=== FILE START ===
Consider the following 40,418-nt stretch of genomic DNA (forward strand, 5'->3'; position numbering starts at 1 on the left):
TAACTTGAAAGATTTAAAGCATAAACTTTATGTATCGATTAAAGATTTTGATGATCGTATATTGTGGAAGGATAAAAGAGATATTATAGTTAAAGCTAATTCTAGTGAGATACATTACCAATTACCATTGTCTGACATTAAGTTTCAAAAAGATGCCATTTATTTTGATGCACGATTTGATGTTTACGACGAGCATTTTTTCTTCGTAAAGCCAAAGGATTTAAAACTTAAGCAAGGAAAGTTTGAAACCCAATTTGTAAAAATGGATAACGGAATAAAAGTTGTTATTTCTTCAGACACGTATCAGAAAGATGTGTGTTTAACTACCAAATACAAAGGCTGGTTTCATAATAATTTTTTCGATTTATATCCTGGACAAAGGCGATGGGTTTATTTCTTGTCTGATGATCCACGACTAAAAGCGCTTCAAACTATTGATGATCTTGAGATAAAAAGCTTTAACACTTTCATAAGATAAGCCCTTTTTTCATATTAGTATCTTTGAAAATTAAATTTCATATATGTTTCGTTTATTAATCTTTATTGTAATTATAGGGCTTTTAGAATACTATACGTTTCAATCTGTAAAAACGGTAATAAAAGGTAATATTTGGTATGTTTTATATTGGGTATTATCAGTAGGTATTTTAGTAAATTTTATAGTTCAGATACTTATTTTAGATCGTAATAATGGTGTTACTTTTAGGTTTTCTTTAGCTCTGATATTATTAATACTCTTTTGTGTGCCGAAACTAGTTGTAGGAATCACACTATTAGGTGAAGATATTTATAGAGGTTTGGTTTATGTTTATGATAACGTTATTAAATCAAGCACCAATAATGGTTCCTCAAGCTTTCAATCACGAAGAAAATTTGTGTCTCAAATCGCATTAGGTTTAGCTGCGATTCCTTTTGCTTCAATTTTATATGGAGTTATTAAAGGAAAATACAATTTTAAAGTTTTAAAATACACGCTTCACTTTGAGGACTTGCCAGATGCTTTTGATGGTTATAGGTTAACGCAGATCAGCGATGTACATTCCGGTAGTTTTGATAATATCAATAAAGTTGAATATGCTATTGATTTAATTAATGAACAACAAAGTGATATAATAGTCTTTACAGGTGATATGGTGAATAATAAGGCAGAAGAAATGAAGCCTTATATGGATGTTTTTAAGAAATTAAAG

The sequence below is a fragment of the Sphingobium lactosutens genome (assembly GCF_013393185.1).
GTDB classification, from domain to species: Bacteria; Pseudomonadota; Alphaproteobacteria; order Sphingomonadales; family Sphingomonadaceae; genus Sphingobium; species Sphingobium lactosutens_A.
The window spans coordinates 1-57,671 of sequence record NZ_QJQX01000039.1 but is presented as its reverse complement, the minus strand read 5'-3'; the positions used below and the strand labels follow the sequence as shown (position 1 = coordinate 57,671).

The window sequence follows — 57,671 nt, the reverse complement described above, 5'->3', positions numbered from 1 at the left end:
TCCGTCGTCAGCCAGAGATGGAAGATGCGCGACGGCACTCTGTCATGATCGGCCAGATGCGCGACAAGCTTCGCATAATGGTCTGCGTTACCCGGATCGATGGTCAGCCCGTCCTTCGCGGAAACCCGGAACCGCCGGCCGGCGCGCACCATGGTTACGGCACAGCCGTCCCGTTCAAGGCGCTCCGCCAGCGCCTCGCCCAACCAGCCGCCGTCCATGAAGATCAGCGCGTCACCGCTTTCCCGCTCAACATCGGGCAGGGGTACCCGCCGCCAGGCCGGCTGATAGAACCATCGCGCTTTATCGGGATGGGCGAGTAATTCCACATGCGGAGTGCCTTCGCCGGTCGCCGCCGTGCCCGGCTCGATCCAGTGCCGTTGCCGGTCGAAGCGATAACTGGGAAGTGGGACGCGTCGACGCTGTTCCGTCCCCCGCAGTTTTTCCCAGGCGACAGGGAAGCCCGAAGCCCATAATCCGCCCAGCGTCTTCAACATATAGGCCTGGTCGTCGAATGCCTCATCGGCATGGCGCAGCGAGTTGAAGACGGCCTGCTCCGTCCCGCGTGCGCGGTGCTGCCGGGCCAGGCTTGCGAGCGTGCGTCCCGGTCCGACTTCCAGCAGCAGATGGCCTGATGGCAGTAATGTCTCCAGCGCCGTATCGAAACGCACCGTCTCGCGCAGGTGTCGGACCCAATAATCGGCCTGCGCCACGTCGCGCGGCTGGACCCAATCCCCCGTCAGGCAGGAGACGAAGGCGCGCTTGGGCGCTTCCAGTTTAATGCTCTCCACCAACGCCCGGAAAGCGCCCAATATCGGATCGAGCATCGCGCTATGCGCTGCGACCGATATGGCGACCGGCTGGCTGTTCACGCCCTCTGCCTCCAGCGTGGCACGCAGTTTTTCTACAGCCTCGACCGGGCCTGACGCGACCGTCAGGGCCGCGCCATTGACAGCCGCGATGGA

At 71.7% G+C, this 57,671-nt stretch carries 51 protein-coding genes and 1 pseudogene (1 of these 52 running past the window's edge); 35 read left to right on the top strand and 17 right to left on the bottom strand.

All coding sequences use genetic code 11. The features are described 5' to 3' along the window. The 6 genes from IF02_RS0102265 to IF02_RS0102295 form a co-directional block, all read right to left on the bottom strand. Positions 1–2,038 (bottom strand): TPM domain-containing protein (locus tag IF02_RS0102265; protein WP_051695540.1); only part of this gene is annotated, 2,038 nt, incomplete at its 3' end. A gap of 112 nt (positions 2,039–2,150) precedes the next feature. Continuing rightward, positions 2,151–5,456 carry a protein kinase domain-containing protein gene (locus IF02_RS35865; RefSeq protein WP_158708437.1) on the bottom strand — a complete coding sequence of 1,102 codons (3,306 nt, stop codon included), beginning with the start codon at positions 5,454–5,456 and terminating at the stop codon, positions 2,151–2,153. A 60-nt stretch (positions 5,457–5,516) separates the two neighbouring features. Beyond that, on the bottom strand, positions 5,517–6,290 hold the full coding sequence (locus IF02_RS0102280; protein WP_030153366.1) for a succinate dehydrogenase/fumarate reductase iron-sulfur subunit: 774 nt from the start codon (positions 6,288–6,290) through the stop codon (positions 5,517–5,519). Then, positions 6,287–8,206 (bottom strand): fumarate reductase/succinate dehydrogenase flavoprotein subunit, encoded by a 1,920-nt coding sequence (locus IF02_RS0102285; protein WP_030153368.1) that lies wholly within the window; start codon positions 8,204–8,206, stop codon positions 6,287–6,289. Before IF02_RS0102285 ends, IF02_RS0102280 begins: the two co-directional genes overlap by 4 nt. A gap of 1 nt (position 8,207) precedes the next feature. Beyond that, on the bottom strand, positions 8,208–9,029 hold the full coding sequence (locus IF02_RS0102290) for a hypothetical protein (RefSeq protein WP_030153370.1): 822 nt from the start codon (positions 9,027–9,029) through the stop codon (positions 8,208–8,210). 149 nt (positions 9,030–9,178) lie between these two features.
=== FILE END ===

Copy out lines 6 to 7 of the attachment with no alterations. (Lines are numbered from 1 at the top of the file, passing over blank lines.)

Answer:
The window sequence follows — 57,671 nt, the reverse complement described above, 5'->3', positions numbered from 1 at the left end:
TCCGTCGTCAGCCAGAGATGGAAGATGCGCGACGGCACTCTGTCATGATCGGCCAGATGCGCGACAAGCTTCGCATAATGGTCTGCGTTACCCGGATCGATGGTCAGCCCGTCCTTCGCGGAAACCCGGAACCGCCGGCCGGCGCGCACCATGGTTACGGCACAGCCGTCCCGTTCAAGGCGCTCCGCCAGCGCCTCGCCCAACCAGCCGCCGTCCATGAAGATCAGCGCGTCACCGCTTTCCCGCTCAACATCGGGCAGGGGTACCCGCCGCCAGGCCGGCTGATAGAACCATCGCGCTTTATCGGGATGGGCGAGTAATTCCACATGCGGAGTGCCTTCGCCGGTCGCCGCCGTGCCCGGCTCGATCCAGTGCCGTTGCCGGTCGAAGCGATAACTGGGAAGTGGGACGCGTCGACGCTGTTCCGTCCCCCGCAGTTTTTCCCAGGCGACAGGGAAGCCCGAAGCCCATAATCCGCCCAGCGTCTTCAACATATAGGCCTGGTCGTCGAATGCCTCATCGGCATGGCGCAGCGAGTTGAAGACGGCCTGCTCCGTCCCGCGTGCGCGGTGCTGCCGGGCCAGGCTTGCGAGCGTGCGTCCCGGTCCGACTTCCAGCAGCAGATGGCCTGATGGCAGTAATGTCTCCAGCGCCGTATCGAAACGCACCGTCTCGCGCAGGTGTCGGACCCAATAATCGGCCTGCGCCACGTCGCGCGGCTGGACCCAATCCCCCGTCAGGCAGGAGACGAAGGCGCGCTTGGGCGCTTCCAGTTTAATGCTCTCCACCAACGCCCGGAAAGCGCCCAATATCGGATCGAGCATCGCGCTATGCGCTGCGACCGATATGGCGACCGGCTGGCTGTTCACGCCCTCTGCCTCCAGCGTGGCACGCAGTTTTTCTACAGCCTCGACCGGGCCTGACGCGACCGTCAGGGCCGCGCCATTGACAGCCGCGATGGA